Standout tracks: What Do You Stand For, Space Closing In

For fans of: Everything Everything, All We Are, Nation of Language

Honourable Mentions

11. Ryley Walker – Course in Fable (Rock, Husky Pants Records)

12. Dawn Richard – Second Line (Dance/R&B, Merge Records)

13. Julia Stone – Sixty Summers (Singer-Songwriter/Pop, Julia Stone Pty Limited)

14. Ochre – An Eye to Windward (Ambient/Instrumental, Christopher Leary)

15. Gotham (Talib Kweli & Diamond D) – Gotham (Rap, Javotti Media)

16. Balmorhea – The Wind (Classical, Balmorhea Music LLC, under exclusive license to Deutshe Grammophon GmbH)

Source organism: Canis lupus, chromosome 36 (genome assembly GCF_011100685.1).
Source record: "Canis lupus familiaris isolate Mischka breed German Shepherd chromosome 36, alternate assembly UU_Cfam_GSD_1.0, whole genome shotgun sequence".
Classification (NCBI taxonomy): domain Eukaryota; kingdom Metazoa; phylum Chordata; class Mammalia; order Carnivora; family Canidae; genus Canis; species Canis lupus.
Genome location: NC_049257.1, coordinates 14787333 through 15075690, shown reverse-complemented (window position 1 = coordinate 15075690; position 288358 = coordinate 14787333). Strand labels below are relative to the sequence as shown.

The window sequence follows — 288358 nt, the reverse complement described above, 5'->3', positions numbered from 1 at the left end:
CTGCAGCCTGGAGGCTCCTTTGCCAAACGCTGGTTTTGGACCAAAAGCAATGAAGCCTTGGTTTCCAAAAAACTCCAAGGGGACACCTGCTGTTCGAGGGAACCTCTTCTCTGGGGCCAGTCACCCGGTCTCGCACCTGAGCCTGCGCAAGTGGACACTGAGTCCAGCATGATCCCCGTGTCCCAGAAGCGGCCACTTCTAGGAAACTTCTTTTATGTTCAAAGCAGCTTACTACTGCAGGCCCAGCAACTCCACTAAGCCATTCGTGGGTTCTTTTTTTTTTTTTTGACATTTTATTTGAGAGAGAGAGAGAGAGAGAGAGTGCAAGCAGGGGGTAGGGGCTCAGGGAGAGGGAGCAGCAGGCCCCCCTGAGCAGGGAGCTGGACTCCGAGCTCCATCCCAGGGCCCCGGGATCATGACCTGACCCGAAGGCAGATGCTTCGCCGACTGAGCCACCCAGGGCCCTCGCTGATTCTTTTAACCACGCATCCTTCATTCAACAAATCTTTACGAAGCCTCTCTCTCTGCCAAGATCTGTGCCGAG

17. Rata Negra – Una Vida Vulgar (Indie/Punk, Humo Internacional)

18. Hooveriii – Water for the Frogs (Rock/Psychedelic, The Reverberation Appreciation Society)

19. Khalab & M’berra Ensemble – M’berra (Desert Blues/Afrofuturism, Real World Records Ltd.)

20. Rogér Fakhr – Fine Anyway (Habibi Funk 016) (Singer-Songwriter, Habibi Funk Records distributed by Groove Attack)

21. Field Music – Flat White Moon (Indie Rock, Memphis Industries)

22. Zahara – PUTA (Alt-Pop, G.O.Z.Z Records)

23. Myd – Born a Loser (Alt-Pop, Ed Banger Records under exclusive licence to Because Music)